Effect of introduction of integrated out of hours care in England: observational study

Lattimer, Val, Turnbull, Joanne, Burgess, Abigail, Surridge, Heidi, Gerard, Karen, Lathlean, Judith, Smith, Helen and George, Steve (2005) Effect of introduction of integrated out of hours care in England: observational study. BMJ, 331 (7508). pp. 81-84. ISSN 1759-2151

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Objectives: To quantify service integration achieved in the national exemplar programme for single call access to out of hours care through NHS Direct, and its effect on the wider health system.

Design: Observational before and after study of demand, activity, and trends in the use of other health services.

Participants: 34 general practice cooperatives with NHS Direct partners (exemplars): four were case exemplars; 10 control cooperatives.

Setting: England.

Main outcome measures: Extent of integration; changes in demand, activity, and trends in emergency ambulance transports; attendances at emergency departments, minor injuries units, and NHS walk-in centres; and emergency admissions to hospital in the first year.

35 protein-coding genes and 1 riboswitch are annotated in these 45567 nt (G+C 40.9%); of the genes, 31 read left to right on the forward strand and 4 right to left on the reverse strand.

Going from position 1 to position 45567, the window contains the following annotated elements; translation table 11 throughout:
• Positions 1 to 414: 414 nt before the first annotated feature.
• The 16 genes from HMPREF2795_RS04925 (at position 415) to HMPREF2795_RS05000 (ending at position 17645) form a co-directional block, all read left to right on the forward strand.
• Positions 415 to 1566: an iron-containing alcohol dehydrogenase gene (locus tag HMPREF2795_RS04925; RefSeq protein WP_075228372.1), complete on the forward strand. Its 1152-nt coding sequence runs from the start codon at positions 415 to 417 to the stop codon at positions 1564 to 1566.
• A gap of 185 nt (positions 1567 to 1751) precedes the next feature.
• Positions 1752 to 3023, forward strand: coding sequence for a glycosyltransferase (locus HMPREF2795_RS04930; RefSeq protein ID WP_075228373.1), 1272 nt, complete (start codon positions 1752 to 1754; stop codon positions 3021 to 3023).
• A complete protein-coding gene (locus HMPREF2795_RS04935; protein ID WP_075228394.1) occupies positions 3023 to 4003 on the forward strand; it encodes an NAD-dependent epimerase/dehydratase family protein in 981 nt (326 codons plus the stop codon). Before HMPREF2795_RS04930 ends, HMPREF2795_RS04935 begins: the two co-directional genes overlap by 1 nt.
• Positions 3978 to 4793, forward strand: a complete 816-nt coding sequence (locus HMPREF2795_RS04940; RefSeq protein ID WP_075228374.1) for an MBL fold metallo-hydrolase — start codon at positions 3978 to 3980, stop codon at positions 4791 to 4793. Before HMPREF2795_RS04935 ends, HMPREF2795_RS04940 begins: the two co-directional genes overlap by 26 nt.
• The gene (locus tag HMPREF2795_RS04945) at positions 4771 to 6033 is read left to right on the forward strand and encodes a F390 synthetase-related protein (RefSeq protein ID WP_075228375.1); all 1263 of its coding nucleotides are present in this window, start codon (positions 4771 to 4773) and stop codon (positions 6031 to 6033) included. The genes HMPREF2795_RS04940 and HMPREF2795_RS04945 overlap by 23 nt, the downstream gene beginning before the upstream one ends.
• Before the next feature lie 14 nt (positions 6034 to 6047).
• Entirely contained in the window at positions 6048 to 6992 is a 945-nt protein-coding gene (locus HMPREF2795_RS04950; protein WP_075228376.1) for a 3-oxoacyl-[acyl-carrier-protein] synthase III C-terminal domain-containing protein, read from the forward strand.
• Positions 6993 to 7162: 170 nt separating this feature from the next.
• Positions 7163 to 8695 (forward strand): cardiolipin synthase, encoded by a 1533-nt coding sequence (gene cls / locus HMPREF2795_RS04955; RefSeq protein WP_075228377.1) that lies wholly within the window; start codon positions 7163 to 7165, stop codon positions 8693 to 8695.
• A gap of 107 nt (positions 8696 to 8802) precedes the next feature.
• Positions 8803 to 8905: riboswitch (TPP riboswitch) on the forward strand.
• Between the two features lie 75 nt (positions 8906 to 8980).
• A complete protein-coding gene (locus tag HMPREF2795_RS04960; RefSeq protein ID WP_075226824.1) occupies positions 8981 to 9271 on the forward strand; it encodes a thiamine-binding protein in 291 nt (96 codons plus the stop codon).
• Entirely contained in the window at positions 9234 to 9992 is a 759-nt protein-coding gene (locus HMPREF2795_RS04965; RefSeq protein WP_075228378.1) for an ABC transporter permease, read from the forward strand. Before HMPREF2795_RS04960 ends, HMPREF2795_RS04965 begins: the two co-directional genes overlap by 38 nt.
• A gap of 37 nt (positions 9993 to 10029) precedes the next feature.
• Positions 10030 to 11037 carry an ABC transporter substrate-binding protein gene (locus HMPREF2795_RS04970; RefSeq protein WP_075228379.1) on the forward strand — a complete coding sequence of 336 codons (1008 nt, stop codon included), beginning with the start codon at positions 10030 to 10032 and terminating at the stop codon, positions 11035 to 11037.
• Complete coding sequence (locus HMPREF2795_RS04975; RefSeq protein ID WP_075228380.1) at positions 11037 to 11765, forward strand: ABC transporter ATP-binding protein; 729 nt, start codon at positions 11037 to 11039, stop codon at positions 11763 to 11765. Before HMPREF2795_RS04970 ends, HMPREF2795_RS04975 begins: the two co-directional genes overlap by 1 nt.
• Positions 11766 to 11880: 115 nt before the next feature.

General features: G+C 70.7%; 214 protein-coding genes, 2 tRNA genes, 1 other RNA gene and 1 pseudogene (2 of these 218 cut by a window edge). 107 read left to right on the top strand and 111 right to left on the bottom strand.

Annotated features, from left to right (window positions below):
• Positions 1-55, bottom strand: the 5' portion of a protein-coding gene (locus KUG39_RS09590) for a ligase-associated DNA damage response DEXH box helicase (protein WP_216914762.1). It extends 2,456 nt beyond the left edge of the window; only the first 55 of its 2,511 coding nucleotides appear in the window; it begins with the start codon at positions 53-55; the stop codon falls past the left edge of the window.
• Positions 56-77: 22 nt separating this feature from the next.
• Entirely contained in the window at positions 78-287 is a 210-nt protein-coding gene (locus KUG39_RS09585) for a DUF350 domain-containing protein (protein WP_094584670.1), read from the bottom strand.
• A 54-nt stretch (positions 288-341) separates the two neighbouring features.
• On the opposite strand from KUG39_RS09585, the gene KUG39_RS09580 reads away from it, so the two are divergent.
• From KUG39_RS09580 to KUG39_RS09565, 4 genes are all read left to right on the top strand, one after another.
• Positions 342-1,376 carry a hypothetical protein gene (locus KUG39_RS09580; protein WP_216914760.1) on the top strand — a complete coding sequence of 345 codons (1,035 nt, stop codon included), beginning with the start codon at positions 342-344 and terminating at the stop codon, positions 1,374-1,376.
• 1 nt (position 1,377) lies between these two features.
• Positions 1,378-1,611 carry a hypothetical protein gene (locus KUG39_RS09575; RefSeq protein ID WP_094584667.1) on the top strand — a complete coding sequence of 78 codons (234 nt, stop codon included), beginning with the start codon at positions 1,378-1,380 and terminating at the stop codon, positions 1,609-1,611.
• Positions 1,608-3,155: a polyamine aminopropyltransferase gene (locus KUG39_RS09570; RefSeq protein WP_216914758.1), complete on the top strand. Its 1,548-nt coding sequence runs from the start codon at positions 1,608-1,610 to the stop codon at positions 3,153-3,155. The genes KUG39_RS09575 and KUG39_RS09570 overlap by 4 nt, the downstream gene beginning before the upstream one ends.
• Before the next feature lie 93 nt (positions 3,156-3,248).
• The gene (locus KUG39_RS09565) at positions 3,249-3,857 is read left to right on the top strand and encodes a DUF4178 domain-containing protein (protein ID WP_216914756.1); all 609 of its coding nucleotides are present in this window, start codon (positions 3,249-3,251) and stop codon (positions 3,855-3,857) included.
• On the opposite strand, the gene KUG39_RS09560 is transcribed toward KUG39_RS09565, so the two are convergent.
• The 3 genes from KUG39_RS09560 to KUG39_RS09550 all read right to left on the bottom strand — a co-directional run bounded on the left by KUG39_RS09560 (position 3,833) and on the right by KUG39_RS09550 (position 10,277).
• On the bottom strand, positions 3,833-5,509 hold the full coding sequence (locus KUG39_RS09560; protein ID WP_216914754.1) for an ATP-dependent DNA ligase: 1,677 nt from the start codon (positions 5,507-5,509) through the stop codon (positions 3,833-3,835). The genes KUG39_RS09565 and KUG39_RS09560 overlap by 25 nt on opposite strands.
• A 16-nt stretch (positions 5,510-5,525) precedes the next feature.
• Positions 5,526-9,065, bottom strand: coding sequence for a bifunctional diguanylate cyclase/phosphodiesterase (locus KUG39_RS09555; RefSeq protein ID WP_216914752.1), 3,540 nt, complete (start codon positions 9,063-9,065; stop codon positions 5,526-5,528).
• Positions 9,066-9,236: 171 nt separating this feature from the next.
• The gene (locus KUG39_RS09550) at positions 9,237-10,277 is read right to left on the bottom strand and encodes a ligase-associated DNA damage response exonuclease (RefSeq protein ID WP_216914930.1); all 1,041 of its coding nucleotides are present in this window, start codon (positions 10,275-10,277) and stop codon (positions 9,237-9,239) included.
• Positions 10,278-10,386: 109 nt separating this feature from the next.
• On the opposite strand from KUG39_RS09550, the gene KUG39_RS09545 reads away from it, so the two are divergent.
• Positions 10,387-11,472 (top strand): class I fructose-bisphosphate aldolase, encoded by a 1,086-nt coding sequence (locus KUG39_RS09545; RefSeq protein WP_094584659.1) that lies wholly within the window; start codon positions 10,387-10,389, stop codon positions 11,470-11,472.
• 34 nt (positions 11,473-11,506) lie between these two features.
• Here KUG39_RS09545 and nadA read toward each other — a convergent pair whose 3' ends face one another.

Results: Of 31 distinct exemplars, 21 (68%) integrated all out of hours call management. Nine (29%) achieved single call access for all patients. In the only case exemplar where direct comparison was possible, a higher proportion of telephone calls were handled by cooperative nurses before integration than by NHS Direct afterwards (2622/6687 (39%) v 2092/7086 (30%): P < 0.0001). Other case exemplars did not achieve 30%. A small but significant downturn in overall demand for care seen in two case exemplars was also seen in the control cooperatives. The number of emergency ambulance transports increased in three of the four case exemplars after integration, reaching statistical significance in two (5%, −0.02% to 10%, P = 0.06; 6%, 1% to 12%, P = 0.02; 7%, 3% to 12%, P = 0.001). This was always accompanied by a significant reduction in the number of calls to the integrated service.

Conclusion: Most exemplars achieved integration of call management but not single call access for patients. Most patients made at least two telephone calls to contact NHS Direct, and then waited for a nurse to call back. Evidence for transfer of demand from case exemplars to 999 ambulance services may be amenable to change, but NHS Direct may not have sufficient capacity to support national implementation of the programme.

Item Type: Article
Schools and Departments: Brighton and Sussex Medical School > Primary Care and Public Health
Depositing User: Jane Harle
Date Deposited: 08 Oct 2008
Last Modified: 19 May 2021 09:45
URI: http://sro.sussex.ac.uk/id/eprint/1960
Google Scholar:15 Citations

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